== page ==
AI is already being used in the legal industry via the automation of standard legal documents, as well as to extract targeted contract provisions to assist lawyers in the M&A due diligence process.  But generative AI has the potential of taking these uses a step further.  Generative AI tools, which have the ability to produce various types of content, could be used in different ways to increase efficiencies and therefore reduce legal fees. The uses of generative AI in the legal industry can range from providing a basic overview of an area of law, assisting with legal research, to producing a nuanced agreement from a knowledge bank of templates. Harvey is a prime example of a company using the technology behind ChatGPT tailored to legal tasks. Although currently in the beta stage, we can see the possibilities. For transactional practices, which heavily rely on templates, this tool can potentially evolve into transactional practitioners being able to ask a legal chatbot in a conversational manner to produce a purchase agreement by verbally providing the main business and legal terms and specific provisions that the practitioner would like to see.  Further, generative AI could potentially evolve into being able to mark up an opposing counsel’s agreement based on training the tool to spot off-market provisions.

The next question is whether this will obliterate the need for a real life attorney.  The answer is no. Individuals with legal training will still be needed to review the outputs of AI, and make judgments based on experience.  AI will help to make the lawyer more efficient and automate administrative and standard tasks that are time consuming.  Of course, the great promise of generative AI will only be realized if the pitfalls and concerns are addressed first and the responsible development of generative AI tools is put at front and center.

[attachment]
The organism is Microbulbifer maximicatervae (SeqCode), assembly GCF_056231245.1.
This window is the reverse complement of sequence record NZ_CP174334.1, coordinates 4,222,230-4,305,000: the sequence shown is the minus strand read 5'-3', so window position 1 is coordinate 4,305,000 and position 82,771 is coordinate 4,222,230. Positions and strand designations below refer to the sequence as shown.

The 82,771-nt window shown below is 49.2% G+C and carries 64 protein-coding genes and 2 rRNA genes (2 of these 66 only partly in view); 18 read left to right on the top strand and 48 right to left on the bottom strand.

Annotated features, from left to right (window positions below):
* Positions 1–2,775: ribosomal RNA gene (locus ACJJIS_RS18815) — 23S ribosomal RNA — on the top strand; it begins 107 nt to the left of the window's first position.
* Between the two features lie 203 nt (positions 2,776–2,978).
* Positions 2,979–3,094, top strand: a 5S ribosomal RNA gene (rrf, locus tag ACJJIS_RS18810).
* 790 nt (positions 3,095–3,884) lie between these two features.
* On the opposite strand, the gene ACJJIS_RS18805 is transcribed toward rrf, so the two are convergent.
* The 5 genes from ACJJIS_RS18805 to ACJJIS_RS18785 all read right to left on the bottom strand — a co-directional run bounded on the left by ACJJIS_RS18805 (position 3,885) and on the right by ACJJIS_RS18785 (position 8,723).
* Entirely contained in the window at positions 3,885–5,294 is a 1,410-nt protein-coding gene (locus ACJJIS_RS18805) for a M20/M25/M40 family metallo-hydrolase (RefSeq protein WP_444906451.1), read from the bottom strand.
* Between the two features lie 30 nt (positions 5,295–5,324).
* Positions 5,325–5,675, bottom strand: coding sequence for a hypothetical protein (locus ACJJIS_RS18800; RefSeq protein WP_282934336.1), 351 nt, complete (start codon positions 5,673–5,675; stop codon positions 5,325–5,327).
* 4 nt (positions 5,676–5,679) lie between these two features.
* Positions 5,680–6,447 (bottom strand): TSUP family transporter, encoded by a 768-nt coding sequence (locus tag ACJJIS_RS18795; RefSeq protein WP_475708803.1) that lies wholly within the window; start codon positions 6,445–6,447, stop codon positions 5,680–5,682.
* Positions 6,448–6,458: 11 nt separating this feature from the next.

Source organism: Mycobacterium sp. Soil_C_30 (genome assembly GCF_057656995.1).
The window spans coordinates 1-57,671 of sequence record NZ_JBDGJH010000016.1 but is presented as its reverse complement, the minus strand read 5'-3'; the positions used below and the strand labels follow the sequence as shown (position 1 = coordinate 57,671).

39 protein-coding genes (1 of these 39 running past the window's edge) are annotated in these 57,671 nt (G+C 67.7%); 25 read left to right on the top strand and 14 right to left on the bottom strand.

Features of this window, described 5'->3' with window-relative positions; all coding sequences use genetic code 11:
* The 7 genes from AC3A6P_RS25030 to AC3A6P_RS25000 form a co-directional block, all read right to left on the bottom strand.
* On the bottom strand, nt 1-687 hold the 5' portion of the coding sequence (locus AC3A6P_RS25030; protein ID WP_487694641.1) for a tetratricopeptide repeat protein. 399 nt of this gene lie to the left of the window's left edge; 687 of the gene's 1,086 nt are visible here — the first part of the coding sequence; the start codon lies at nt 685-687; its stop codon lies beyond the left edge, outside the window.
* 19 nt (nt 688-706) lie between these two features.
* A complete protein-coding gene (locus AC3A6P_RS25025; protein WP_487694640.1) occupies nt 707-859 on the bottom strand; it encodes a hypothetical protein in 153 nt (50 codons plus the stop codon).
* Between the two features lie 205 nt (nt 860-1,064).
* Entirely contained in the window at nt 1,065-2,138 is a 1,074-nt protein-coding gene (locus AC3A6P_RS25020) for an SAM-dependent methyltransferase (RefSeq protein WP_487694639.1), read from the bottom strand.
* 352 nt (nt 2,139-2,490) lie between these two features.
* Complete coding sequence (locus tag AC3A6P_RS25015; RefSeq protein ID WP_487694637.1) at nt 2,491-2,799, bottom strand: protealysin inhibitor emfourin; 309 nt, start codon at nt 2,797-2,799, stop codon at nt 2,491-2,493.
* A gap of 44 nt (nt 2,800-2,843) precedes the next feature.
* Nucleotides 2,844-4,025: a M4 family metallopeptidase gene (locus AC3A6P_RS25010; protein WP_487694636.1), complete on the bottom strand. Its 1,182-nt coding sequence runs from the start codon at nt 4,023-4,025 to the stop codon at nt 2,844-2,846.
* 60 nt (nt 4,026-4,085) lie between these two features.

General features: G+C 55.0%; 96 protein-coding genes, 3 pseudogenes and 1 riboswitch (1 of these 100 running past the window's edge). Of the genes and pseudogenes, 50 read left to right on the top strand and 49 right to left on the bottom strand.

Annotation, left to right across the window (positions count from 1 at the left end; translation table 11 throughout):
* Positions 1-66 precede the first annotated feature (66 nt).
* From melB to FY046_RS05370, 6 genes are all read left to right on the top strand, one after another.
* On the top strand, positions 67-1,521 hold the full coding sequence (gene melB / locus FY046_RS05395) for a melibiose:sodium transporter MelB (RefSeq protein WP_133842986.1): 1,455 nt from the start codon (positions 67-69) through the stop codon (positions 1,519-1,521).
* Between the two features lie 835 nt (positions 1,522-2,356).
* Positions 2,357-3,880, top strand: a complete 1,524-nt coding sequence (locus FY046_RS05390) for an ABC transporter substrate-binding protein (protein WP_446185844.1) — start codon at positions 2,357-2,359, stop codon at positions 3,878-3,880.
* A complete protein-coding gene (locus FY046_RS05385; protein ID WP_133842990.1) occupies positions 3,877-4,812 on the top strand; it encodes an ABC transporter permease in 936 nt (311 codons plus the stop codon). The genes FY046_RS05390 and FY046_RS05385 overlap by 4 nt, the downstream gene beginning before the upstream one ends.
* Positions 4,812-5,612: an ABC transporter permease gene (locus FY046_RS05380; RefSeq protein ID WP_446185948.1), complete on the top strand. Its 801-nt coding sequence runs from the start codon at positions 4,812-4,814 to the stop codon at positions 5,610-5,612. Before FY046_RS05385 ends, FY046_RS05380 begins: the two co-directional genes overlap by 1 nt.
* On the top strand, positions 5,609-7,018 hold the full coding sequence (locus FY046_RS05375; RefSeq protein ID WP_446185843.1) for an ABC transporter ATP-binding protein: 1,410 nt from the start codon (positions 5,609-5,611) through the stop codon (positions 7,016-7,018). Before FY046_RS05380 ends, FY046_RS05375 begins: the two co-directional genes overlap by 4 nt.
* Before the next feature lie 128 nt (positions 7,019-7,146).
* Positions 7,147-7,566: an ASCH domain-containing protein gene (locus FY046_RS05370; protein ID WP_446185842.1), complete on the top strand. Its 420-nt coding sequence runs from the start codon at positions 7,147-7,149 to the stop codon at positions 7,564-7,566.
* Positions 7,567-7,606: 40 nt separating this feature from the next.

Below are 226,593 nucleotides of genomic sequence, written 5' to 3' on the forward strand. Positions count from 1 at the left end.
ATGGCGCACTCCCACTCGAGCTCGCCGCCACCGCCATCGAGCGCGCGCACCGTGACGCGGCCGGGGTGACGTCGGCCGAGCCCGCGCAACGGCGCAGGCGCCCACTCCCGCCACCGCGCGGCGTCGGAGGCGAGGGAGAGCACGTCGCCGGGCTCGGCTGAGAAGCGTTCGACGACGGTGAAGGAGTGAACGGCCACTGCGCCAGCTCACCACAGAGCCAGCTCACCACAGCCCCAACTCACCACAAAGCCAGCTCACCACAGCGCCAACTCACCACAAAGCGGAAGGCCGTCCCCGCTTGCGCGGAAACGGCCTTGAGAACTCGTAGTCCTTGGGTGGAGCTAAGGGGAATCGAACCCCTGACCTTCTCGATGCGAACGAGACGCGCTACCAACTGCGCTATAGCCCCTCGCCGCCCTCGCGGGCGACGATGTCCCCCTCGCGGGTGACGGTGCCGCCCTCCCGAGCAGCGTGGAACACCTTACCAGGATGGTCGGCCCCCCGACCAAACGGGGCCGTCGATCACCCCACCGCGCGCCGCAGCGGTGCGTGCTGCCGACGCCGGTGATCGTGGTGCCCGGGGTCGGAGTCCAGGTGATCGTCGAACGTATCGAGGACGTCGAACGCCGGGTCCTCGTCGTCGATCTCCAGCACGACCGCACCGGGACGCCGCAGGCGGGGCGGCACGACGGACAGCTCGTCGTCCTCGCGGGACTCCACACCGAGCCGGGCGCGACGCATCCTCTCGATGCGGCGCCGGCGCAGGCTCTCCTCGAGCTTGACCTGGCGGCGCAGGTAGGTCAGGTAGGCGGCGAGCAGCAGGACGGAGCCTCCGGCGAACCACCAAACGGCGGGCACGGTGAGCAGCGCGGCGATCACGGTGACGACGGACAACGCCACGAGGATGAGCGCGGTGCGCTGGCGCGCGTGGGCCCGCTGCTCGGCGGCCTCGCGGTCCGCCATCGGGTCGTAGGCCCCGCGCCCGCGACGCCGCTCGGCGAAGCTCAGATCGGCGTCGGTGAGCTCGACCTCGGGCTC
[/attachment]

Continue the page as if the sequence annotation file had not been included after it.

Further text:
[1] Me, Myself and AI – Artificial Intelligence Primer. February 28, 2023. BofA Global Research.


[3] A portion of this article was generated by ChatGPT.


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Jeremy D. Glaser

Member / Co-chair, Venture Capital & Emerging Companies Practice

Jeremy D. Glaser is Co-chair of Mintz's Venture Capital & Emerging Companies Practice. He has over three decades of experience guiding life sciences and technology companies in growth and financing strategies, including public offerings, financings, mergers and acquisitions, and SEC compliance.

Lorena Niebla


Lorena is an Associate at Mintz who focuses on corporate transactional matters, including mergers & acquisitions, strategic alliances, financings, and general corporate matters. She counsels clients across various industries, including technology, insurance and financial services, and entertainment.